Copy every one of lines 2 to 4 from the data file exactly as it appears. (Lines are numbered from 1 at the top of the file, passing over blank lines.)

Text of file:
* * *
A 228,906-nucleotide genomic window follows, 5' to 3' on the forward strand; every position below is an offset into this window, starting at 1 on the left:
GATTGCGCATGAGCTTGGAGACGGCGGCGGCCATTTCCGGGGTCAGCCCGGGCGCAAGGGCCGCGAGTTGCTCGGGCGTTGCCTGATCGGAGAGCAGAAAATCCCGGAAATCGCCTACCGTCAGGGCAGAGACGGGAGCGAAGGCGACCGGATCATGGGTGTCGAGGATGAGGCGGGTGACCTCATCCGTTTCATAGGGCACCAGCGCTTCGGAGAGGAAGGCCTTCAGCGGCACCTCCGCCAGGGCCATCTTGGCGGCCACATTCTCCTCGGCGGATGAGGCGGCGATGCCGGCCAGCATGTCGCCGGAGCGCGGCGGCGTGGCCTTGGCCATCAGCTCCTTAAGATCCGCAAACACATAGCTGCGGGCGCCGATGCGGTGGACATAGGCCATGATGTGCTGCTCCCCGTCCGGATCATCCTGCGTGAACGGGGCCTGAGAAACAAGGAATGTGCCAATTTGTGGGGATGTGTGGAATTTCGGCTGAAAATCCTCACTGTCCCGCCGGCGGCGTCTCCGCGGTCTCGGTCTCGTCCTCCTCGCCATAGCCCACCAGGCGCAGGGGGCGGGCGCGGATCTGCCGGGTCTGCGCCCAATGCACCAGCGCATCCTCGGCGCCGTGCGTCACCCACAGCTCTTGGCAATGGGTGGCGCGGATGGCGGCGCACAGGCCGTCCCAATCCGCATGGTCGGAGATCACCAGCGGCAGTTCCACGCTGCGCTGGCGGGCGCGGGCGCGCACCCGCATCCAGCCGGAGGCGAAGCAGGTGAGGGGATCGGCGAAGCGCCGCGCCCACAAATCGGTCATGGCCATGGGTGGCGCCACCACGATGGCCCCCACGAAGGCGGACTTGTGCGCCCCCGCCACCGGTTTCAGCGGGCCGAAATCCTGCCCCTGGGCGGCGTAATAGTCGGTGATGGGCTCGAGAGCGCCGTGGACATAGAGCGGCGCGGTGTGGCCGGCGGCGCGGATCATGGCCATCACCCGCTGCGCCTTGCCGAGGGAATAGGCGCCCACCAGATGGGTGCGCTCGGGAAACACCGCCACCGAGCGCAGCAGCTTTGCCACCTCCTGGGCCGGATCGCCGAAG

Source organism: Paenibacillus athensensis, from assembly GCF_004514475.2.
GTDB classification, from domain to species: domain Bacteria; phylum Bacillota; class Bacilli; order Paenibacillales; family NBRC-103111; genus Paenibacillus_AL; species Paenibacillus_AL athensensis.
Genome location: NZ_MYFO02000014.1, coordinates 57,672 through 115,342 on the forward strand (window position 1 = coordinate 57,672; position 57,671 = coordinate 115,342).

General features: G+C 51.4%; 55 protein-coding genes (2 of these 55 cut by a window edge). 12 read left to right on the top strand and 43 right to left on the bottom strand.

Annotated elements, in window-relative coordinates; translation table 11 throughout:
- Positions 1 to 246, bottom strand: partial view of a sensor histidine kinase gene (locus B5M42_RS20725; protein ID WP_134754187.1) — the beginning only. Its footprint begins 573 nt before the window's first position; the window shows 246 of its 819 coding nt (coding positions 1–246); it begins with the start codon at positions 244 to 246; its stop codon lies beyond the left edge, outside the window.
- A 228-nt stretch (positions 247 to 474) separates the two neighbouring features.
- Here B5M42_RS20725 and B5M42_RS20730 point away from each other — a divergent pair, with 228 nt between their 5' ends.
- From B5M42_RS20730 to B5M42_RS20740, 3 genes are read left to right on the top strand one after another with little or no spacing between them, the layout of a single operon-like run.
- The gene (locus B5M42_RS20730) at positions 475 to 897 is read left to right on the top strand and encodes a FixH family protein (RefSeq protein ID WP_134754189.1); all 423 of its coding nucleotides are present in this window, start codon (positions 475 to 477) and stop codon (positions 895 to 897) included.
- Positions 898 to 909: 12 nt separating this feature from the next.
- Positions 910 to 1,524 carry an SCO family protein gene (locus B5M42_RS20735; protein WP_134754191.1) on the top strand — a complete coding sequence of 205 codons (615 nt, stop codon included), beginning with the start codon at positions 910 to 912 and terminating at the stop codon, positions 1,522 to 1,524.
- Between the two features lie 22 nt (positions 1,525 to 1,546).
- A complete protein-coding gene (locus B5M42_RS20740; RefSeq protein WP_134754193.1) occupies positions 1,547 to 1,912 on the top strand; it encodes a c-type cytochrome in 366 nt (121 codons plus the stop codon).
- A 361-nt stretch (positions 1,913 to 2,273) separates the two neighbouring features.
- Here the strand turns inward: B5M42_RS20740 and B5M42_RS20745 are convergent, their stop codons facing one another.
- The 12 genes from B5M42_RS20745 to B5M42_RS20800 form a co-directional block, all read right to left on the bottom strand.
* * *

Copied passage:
GATTGCGCATGAGCTTGGAGACGGCGGCGGCCATTTCCGGGGTCAGCCCGGGCGCAAGGGCCGCGAGTTGCTCGGGCGTTGCCTGATCGGAGAGCAGAAAATCCCGGAAATCGCCTACCGTCAGGGCAGAGACGGGAGCGAAGGCGACCGGATCATGGGTGTCGAGGATGAGGCGGGTGACCTCATCCGTTTCATAGGGCACCAGCGCTTCGGAGAGGAAGGCCTTCAGCGGCACCTCCGCCAGGGCCATCTTGGCGGCCACATTCTCCTCGGCGGATGAGGCGGCGATGCCGGCCAGCATGTCGCCGGAGCGCGGCGGCGTGGCCTTGGCCATCAGCTCCTTAAGATCCGCAAACACATAGCTGCGGGCGCCGATGCGGTGGACATAGGCCATGATGTGCTGCTCCCCGTCCGGATCATCCTGCGTGAACGGGGCCTGAGAAACAAGGAATGTGCCAATTTGTGGGGATGTGTGGAATTTCGGCTGAAAATCCTCACTGTCCCGCCGGCGGCGTCTCCGCGGTCTCGGTCTCGTCCTCCTCGCCATAGCCCACCAGGCGCAGGGGGCGGGCGCGGATCTGCCGGGTCTGCGCCCAATGCACCAGCGCATCCTCGGCGCCGTGCGTCACCCACAGCTCTTGGCAATGGGTGGCGCGGATGGCGGCGCACAGGCCGTCCCAATCCGCATGGTCGGAGATCACCAGCGGCAGTTCCACGCTGCGCTGGCGGGCGCGGGCGCGCACCCGCATCCAGCCGGAGGCGAAGCAGGTGAGGGGATCGGCGAAGCGCCGCGCCCACAAATCGGTCATGGCCATGGGTGGCGCCACCACGATGGCCCCCACGAAGGCGGACTTGTGCGCCCCCGCCACCGGTTTCAGCGGGCCGAAATCCTGCCCCTGGGCGGCGTAATAGTCGGTGATGGGCTCGAGAGCGCCGTGGACATAGAGCGGCGCGGTGTGGCCGGCGGCGCGGATCATGGCCATCACCCGCTGCGCCTTGCCGAGGGAATAGGCGCCCACCAGATGGGTGCGCTCGGGAAACACCGCCACCGAGCGCAGCAGCTTTGCCACCTCCTGGGCCGGATCGCCGAAG

Source organism: Paenibacillus athensensis, from assembly GCF_004514475.2.
GTDB classification, from domain to species: domain Bacteria; phylum Bacillota; class Bacilli; order Paenibacillales; family NBRC-103111; genus Paenibacillus_AL; species Paenibacillus_AL athensensis.